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Research Papers

Robust Hybrid Position-Force Control for Robotic Surface Polishing

[+] Author and Article Information
J. Ernesto Solanes

Instituto de Diseño y Fabricación,
Universitat Politècnica de València,
Camí de Vera s/n,
València 46022, Spain,
e-mail: esolanes@idf.upv.es

Luis Gracia

Instituto de Diseño y Fabricación,
Universitat Politècnica de València,
Camí de Vera s/n,
València 46022, Spain
e-mail: luigraca@isa.upv.es

Pau Muñoz-Benavent

Instituto de Diseño y Fabricación,
Universitat Politècnica de València,
Camí de Vera s/n,
València 46022, Spain
e-mail: pmunyoz@disca.upv.es

Jaime Valls Miro

Centre for Autonomous Systems,
University of Technology Sydney,
Sydney 2007, NSW, Australia
e-mail: jaime.vallsmiro@uts.edu.au

Carlos Perez-Vidal

Ingeniería de Sistemas y Automática,
Universidad Miguel Hernández,
Avda de la Universidad s/n,
Elche 03202, Spain
e-mail: carlos.perez@umh.es

Josep Tornero

Instituto de Diseño y Fabricación,
Universitat Politècnica de València,
Camí de Vera s/n,
València 46022, Spain
e-mail: jtornero@isa.upv.es

1Corresponding author.

Manuscript received November 14, 2017; final manuscript received October 24, 2018; published online November 28, 2018. Assoc. Editor: Dragan Djurdjanovic.

J. Manuf. Sci. Eng 141(1), 011013 (Nov 28, 2018) (14 pages) Paper No: MANU-17-1707; doi: 10.1115/1.4041836 History: Received November 14, 2017; Revised October 24, 2018

This work presents a hybrid position-force control of robots for surface polishing using task priority. The robot force control is designed using sliding mode ideas in order to benefit from its inherent robustness and low computational cost. In order to avoid the chattering drawback typically present in sliding mode control, several chattering-free controllers are evaluated and tested. A distinctive feature of the method is that the sliding mode force task is defined using not only equality constraints but also inequality constraints, which are satisfied using conventional and nonconventional sliding mode control, respectively. Moreover, a lower priority tracking controller is defined to follow the desired reference trajectory on the surface being polished. The applicability and the effectiveness of the proposed approach considering the mentioned chattering-free controllers are substantiated by experimental results using a redundant 7R manipulator.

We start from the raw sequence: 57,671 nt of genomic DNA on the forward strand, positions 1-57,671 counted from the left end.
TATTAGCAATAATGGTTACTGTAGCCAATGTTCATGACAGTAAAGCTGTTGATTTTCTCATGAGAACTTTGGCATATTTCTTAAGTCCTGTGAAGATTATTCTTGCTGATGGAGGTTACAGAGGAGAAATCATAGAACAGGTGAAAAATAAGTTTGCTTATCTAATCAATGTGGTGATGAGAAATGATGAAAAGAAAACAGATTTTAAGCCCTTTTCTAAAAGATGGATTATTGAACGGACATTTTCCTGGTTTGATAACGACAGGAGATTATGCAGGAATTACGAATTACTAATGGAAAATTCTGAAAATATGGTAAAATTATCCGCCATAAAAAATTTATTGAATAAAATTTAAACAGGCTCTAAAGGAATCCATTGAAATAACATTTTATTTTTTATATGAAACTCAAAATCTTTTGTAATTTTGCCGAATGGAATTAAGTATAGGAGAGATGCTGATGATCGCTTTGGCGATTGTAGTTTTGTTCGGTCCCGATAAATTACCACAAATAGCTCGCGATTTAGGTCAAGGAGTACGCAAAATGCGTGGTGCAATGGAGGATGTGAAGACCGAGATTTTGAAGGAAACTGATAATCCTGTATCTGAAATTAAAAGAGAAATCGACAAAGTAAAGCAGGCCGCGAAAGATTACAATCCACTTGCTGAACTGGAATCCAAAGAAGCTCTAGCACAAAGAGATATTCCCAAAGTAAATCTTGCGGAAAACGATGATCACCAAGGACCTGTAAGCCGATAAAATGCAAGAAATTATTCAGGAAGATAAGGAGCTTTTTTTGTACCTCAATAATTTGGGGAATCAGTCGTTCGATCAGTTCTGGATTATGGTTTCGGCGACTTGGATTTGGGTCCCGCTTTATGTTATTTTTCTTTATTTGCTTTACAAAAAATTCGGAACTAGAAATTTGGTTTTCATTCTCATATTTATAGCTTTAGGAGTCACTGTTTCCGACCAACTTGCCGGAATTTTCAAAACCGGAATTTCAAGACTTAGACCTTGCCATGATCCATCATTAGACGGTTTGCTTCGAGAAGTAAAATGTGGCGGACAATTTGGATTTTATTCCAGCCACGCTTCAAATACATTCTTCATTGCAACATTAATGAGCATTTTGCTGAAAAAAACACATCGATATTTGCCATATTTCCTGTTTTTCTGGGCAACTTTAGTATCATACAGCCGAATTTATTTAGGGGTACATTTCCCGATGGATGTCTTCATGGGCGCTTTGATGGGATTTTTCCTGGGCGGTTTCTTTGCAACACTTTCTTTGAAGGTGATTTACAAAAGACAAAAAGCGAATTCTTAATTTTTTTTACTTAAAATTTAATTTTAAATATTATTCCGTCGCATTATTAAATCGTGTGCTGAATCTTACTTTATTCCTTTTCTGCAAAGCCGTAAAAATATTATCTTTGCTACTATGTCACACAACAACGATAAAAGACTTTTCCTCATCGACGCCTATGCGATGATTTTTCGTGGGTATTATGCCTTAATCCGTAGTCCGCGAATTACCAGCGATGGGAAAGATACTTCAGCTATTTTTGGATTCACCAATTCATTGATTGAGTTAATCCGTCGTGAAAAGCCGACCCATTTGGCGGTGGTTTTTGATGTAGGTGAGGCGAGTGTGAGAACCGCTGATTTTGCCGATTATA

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References

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Figures

Grahic Jump Location
Fig. 1

Graphical comparison between conventional SMC (left) and nonconventional SMC (right)

Grahic Jump Location
Fig. 2

Experimental setup: 7R serial manipulator with a force sensor attached to the robot end-effector, a tool consisting of a cylinder and a flat rectangular plastic object as target

Grahic Jump Location
Fig. 3

Comparison of the constraint functions σi for the standard (dark blue) and chattering-free (light green) SMCs

Grahic Jump Location
Fig. 4

Comparison of the commutation functions for the standard (dark blue) and chattering-free (light green) SMCs

Grahic Jump Location
Fig. 5

Trajectory followed by the robot tool and circular reference trajectory (thick red line): left, standard SMC (dark blue); right, chattering-free SMC (light green)

Grahic Jump Location
Fig. 6

Frames of the video of the dynamic experiment: the time instant is indicated for each frame: (a) video: 0 m 33 s; graph: 21 s, (b) video: 1 m 15 s; graph: 63 s, (c) video: 2 m 02 s; graph: 110 s, (d) video: 2 m 06 s; graph: 114 s, (e) video: 4 m 13 s; graph: 241 s, and (f) video: 4 m 17 s; graph: 245 s

Grahic Jump Location
Fig. 7

Signals in the dynamic experiment as a function of time. First to fourth plots: original and modified constraint functions (σi in light cyan and ϕi in dark blue). Fifth plot: activation of the inequality constraint. Sixth plot: tool position {x, y, z} and reference signals {xref, yref}. Seventh plot: tool orientation {α, β, γ} in roll-pitch-yaw angles and reference signal γref. The reference signals are in solid thick line, {x, α} in thin dark line, {y, β} in thin light line, and {z, γ} in dashed line.

Grahic Jump Location
Fig. 8

Trajectory followed by the robot tool (thin blue line) and circular reference trajectory (thick red line): left, 3D representation; right, top view

Grahic Jump Location
Fig. 9

Frames of the video of the adaptation experiment: the time instant is indicated for each frame: (a) video: 0 m 19 s, (b) video: 0 m 55 s, (c) video: 1 m 22 s, (d) video: 1 m 33 s, (e) video: 1 m 40 s, and (f) video: 1 m 59 s

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